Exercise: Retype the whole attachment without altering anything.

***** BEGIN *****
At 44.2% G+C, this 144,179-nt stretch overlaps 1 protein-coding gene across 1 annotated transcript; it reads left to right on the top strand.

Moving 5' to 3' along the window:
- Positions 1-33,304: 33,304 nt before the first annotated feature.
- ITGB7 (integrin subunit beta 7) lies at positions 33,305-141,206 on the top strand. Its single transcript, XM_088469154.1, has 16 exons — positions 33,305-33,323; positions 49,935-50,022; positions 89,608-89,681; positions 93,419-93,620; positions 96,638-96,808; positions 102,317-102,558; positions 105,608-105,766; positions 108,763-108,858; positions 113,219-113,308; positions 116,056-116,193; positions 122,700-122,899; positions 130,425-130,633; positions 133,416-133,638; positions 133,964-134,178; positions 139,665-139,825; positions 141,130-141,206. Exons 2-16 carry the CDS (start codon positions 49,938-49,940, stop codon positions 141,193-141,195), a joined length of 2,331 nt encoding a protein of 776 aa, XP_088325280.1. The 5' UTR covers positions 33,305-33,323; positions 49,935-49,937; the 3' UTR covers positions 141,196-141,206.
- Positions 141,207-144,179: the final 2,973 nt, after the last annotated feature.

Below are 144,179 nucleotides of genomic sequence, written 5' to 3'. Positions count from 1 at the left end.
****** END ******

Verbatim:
At 44.2% G+C, this 144,179-nt stretch overlaps 1 protein-coding gene across 1 annotated transcript; it reads left to right on the top strand.

Moving 5' to 3' along the window:
- Positions 1-33,304: 33,304 nt before the first annotated feature.
- ITGB7 (integrin subunit beta 7) lies at positions 33,305-141,206 on the top strand. Its single transcript, XM_088469154.1, has 16 exons — positions 33,305-33,323; positions 49,935-50,022; positions 89,608-89,681; positions 93,419-93,620; positions 96,638-96,808; positions 102,317-102,558; positions 105,608-105,766; positions 108,763-108,858; positions 113,219-113,308; positions 116,056-116,193; positions 122,700-122,899; positions 130,425-130,633; positions 133,416-133,638; positions 133,964-134,178; positions 139,665-139,825; positions 141,130-141,206. Exons 2-16 carry the CDS (start codon positions 49,938-49,940, stop codon positions 141,193-141,195), a joined length of 2,331 nt encoding a protein of 776 aa, XP_088325280.1. The 5' UTR covers positions 33,305-33,323; positions 49,935-49,937; the 3' UTR covers positions 141,196-141,206.
- Positions 141,207-144,179: the final 2,973 nt, after the last annotated feature.

Below are 144,179 nucleotides of genomic sequence, written 5' to 3'. Positions count from 1 at the left end.